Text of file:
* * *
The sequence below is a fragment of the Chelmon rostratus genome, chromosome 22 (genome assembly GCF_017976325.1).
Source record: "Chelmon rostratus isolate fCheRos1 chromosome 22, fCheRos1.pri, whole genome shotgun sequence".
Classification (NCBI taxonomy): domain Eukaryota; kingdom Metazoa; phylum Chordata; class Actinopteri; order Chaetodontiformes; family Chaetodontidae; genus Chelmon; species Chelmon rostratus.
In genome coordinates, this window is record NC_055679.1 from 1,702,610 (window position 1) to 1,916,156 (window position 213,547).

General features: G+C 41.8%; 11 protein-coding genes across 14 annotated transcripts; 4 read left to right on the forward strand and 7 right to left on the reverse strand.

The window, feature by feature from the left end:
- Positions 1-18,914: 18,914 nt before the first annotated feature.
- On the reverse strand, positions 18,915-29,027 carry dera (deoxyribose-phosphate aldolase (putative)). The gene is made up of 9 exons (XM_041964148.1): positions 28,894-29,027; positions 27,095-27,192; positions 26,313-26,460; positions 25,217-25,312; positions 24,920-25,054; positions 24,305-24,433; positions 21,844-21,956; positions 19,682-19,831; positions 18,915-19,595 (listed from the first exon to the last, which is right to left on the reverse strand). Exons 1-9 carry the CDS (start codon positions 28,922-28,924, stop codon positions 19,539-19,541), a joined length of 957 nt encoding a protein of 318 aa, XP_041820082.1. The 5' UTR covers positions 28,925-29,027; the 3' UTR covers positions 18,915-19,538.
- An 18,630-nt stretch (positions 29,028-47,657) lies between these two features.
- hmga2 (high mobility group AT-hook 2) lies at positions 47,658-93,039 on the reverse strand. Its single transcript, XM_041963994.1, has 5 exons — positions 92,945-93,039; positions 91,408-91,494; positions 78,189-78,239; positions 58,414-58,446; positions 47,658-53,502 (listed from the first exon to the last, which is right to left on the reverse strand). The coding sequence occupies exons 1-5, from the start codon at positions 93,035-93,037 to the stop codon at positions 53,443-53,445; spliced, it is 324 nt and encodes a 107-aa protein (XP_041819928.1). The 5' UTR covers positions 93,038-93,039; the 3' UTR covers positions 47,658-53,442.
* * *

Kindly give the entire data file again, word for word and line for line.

The sequence below is a fragment of the Chelmon rostratus genome, chromosome 22 (genome assembly GCF_017976325.1).
Source record: "Chelmon rostratus isolate fCheRos1 chromosome 22, fCheRos1.pri, whole genome shotgun sequence".
Classification (NCBI taxonomy): domain Eukaryota; kingdom Metazoa; phylum Chordata; class Actinopteri; order Chaetodontiformes; family Chaetodontidae; genus Chelmon; species Chelmon rostratus.
In genome coordinates, this window is record NC_055679.1 from 1,702,610 (window position 1) to 1,916,156 (window position 213,547).

General features: G+C 41.8%; 11 protein-coding genes across 14 annotated transcripts; 4 read left to right on the forward strand and 7 right to left on the reverse strand.

The window, feature by feature from the left end:
- Positions 1-18,914: 18,914 nt before the first annotated feature.
- On the reverse strand, positions 18,915-29,027 carry dera (deoxyribose-phosphate aldolase (putative)). The gene is made up of 9 exons (XM_041964148.1): positions 28,894-29,027; positions 27,095-27,192; positions 26,313-26,460; positions 25,217-25,312; positions 24,920-25,054; positions 24,305-24,433; positions 21,844-21,956; positions 19,682-19,831; positions 18,915-19,595 (listed from the first exon to the last, which is right to left on the reverse strand). Exons 1-9 carry the CDS (start codon positions 28,922-28,924, stop codon positions 19,539-19,541), a joined length of 957 nt encoding a protein of 318 aa, XP_041820082.1. The 5' UTR covers positions 28,925-29,027; the 3' UTR covers positions 18,915-19,538.
- An 18,630-nt stretch (positions 29,028-47,657) lies between these two features.
- hmga2 (high mobility group AT-hook 2) lies at positions 47,658-93,039 on the reverse strand. Its single transcript, XM_041963994.1, has 5 exons — positions 92,945-93,039; positions 91,408-91,494; positions 78,189-78,239; positions 58,414-58,446; positions 47,658-53,502 (listed from the first exon to the last, which is right to left on the reverse strand). The coding sequence occupies exons 1-5, from the start codon at positions 93,035-93,037 to the stop codon at positions 53,443-53,445; spliced, it is 324 nt and encodes a 107-aa protein (XP_041819928.1). The 5' UTR covers positions 93,038-93,039; the 3' UTR covers positions 47,658-53,442.